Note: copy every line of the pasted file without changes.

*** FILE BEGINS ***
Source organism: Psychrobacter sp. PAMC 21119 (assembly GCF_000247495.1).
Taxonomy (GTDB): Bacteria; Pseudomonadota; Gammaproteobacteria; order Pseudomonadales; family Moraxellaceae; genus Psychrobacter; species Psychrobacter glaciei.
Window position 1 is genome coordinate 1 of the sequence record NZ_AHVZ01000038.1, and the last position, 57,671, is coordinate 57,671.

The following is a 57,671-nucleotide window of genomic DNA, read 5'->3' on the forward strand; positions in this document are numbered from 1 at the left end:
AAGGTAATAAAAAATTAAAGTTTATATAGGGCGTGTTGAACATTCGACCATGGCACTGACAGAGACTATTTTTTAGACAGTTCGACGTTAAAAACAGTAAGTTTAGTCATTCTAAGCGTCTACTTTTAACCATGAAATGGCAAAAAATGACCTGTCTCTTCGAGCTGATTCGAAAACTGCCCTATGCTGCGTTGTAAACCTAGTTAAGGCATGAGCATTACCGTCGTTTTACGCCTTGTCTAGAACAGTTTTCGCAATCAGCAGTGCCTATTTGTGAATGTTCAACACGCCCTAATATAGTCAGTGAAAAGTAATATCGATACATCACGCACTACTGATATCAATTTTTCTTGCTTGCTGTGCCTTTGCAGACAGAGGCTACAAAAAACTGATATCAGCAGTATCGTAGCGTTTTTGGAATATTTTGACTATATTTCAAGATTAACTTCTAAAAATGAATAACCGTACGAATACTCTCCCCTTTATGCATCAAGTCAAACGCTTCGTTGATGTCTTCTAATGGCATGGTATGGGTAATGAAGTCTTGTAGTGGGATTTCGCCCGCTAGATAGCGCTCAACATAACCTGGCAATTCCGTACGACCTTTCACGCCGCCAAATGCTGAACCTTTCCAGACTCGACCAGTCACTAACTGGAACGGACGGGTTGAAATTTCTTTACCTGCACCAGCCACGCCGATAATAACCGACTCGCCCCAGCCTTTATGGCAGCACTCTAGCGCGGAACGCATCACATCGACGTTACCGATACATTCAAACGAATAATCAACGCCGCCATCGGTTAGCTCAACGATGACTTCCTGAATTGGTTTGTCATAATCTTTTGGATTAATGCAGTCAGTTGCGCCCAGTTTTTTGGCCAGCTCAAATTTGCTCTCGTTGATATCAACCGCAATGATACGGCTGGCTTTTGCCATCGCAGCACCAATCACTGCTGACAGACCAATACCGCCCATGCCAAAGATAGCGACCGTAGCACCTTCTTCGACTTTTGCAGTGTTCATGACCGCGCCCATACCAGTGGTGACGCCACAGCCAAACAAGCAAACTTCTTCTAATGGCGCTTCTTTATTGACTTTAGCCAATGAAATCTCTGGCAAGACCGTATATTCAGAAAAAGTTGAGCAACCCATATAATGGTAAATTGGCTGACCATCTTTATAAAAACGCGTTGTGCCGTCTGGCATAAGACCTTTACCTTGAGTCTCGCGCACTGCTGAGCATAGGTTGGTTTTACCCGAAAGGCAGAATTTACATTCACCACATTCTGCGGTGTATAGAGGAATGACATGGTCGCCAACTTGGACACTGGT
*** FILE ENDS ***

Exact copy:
Source organism: Psychrobacter sp. PAMC 21119 (assembly GCF_000247495.1).
Taxonomy (GTDB): Bacteria; Pseudomonadota; Gammaproteobacteria; order Pseudomonadales; family Moraxellaceae; genus Psychrobacter; species Psychrobacter glaciei.
Window position 1 is genome coordinate 1 of the sequence record NZ_AHVZ01000038.1, and the last position, 57,671, is coordinate 57,671.

The following is a 57,671-nucleotide window of genomic DNA, read 5'->3' on the forward strand; positions in this document are numbered from 1 at the left end:
AAGGTAATAAAAAATTAAAGTTTATATAGGGCGTGTTGAACATTCGACCATGGCACTGACAGAGACTATTTTTTAGACAGTTCGACGTTAAAAACAGTAAGTTTAGTCATTCTAAGCGTCTACTTTTAACCATGAAATGGCAAAAAATGACCTGTCTCTTCGAGCTGATTCGAAAACTGCCCTATGCTGCGTTGTAAACCTAGTTAAGGCATGAGCATTACCGTCGTTTTACGCCTTGTCTAGAACAGTTTTCGCAATCAGCAGTGCCTATTTGTGAATGTTCAACACGCCCTAATATAGTCAGTGAAAAGTAATATCGATACATCACGCACTACTGATATCAATTTTTCTTGCTTGCTGTGCCTTTGCAGACAGAGGCTACAAAAAACTGATATCAGCAGTATCGTAGCGTTTTTGGAATATTTTGACTATATTTCAAGATTAACTTCTAAAAATGAATAACCGTACGAATACTCTCCCCTTTATGCATCAAGTCAAACGCTTCGTTGATGTCTTCTAATGGCATGGTATGGGTAATGAAGTCTTGTAGTGGGATTTCGCCCGCTAGATAGCGCTCAACATAACCTGGCAATTCCGTACGACCTTTCACGCCGCCAAATGCTGAACCTTTCCAGACTCGACCAGTCACTAACTGGAACGGACGGGTTGAAATTTCTTTACCTGCACCAGCCACGCCGATAATAACCGACTCGCCCCAGCCTTTATGGCAGCACTCTAGCGCGGAACGCATCACATCGACGTTACCGATACATTCAAACGAATAATCAACGCCGCCATCGGTTAGCTCAACGATGACTTCCTGAATTGGTTTGTCATAATCTTTTGGATTAATGCAGTCAGTTGCGCCCAGTTTTTTGGCCAGCTCAAATTTGCTCTCGTTGATATCAACCGCAATGATACGGCTGGCTTTTGCCATCGCAGCACCAATCACTGCTGACAGACCAATACCGCCCATGCCAAAGATAGCGACCGTAGCACCTTCTTCGACTTTTGCAGTGTTCATGACCGCGCCCATACCAGTGGTGACGCCACAGCCAAACAAGCAAACTTCTTCTAATGGCGCTTCTTTATTGACTTTAGCCAATGAAATCTCTGGCAAGACCGTATATTCAGAAAAAGTTGAGCAACCCATATAATGGTAAATTGGCTGACCATCTTTATAAAAACGCGTTGTGCCGTCTGGCATAAGACCTTTACCTTGAGTCTCGCGCACTGCTGAGCATAGGTTGGTTTTACCCGAAAGGCAGAATTTACATTCACCACATTCTGCGGTGTATAGAGGAATGACATGGTCGCCAACTTGGACACTGGT